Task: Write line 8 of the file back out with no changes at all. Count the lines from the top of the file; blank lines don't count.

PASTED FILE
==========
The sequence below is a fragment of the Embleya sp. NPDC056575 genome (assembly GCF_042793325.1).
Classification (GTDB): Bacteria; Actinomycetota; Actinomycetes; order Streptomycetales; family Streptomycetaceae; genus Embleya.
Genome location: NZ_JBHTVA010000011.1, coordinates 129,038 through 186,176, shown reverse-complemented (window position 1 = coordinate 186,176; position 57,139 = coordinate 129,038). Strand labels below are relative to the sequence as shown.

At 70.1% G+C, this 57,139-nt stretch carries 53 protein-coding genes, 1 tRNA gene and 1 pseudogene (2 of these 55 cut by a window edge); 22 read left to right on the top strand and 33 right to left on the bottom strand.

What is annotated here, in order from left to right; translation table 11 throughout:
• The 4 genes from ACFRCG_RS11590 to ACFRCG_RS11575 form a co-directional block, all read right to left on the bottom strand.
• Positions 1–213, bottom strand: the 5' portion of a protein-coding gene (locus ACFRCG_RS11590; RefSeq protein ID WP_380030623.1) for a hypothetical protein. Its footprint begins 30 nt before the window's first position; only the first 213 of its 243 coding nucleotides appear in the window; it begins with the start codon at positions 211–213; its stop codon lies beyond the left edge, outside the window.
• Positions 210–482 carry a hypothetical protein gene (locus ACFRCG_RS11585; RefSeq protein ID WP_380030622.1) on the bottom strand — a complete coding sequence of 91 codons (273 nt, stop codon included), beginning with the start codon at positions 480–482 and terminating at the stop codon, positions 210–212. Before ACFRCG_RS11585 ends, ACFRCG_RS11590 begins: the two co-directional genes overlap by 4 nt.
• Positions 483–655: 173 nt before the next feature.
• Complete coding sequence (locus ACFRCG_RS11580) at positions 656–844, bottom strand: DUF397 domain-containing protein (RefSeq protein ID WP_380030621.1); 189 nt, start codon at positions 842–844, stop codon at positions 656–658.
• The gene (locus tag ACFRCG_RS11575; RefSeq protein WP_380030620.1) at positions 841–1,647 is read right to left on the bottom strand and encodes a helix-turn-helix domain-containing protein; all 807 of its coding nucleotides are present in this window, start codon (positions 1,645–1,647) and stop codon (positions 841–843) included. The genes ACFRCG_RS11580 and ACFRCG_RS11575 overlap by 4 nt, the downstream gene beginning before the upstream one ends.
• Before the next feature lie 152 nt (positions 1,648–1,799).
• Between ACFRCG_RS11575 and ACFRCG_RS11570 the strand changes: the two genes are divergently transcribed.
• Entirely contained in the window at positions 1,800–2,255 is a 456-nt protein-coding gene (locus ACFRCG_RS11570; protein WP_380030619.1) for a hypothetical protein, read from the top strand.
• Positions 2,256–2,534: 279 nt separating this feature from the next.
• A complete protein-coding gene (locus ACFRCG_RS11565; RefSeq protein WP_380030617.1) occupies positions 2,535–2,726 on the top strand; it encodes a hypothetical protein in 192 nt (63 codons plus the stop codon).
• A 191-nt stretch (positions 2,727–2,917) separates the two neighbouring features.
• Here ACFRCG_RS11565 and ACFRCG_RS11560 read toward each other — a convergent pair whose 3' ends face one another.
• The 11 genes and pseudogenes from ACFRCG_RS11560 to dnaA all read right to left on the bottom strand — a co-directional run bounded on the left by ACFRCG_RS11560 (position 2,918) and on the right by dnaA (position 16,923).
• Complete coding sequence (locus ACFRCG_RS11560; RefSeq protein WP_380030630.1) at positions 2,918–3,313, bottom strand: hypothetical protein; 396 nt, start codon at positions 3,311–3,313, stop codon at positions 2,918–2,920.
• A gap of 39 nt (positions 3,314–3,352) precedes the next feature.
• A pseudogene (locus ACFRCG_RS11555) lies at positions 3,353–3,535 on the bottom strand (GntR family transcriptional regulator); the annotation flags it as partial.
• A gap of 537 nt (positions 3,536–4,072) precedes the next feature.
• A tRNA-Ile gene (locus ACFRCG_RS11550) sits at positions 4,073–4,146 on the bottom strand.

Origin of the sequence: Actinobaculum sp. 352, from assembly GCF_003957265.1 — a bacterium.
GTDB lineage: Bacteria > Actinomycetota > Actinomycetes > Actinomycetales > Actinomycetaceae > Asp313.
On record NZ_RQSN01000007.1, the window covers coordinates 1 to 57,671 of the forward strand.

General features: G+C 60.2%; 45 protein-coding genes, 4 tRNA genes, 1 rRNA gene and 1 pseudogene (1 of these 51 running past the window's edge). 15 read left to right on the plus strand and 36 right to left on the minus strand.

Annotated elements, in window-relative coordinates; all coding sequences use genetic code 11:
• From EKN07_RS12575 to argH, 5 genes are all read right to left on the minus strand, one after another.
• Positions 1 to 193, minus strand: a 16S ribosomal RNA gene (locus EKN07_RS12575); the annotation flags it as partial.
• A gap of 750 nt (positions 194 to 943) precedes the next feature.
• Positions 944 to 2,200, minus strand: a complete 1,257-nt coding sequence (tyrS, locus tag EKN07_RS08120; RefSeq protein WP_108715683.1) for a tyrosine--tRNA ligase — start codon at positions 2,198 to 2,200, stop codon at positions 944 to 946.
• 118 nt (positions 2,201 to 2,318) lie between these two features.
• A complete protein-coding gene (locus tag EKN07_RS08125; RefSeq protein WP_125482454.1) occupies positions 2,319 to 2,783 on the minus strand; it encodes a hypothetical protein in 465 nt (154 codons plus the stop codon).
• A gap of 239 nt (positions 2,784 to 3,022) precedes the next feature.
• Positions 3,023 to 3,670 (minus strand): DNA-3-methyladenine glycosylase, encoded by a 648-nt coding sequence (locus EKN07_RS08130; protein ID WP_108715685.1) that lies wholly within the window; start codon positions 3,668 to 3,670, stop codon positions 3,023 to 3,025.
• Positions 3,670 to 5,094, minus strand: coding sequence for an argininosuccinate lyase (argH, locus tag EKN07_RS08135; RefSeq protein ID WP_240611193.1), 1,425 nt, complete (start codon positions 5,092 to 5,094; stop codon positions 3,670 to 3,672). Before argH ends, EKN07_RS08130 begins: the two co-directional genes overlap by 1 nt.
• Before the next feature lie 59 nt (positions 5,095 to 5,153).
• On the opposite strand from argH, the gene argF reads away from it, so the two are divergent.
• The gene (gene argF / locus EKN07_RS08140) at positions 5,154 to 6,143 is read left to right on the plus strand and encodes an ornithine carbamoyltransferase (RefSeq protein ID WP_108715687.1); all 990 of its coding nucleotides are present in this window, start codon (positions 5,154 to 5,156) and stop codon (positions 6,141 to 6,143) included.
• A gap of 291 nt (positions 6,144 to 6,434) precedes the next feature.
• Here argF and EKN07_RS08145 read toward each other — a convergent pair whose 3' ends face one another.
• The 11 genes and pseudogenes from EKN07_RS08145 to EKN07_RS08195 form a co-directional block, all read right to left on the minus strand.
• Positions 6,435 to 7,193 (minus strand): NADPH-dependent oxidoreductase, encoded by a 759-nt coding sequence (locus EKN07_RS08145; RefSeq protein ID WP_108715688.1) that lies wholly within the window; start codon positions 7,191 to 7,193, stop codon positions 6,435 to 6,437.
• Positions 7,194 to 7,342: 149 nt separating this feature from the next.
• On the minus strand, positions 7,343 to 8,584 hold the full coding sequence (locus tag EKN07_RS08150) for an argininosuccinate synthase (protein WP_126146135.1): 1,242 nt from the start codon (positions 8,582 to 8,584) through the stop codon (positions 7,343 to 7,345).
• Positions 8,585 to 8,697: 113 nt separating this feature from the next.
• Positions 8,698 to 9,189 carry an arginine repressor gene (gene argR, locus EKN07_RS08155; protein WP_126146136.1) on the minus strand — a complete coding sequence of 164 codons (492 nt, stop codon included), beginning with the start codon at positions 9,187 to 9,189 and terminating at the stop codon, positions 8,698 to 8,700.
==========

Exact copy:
• Positions 210–482 carry a hypothetical protein gene (locus ACFRCG_RS11585; RefSeq protein ID WP_380030622.1) on the bottom strand — a complete coding sequence of 91 codons (273 nt, stop codon included), beginning with the start codon at positions 480–482 and terminating at the stop codon, positions 210–212. Before ACFRCG_RS11585 ends, ACFRCG_RS11590 begins: the two co-directional genes overlap by 4 nt.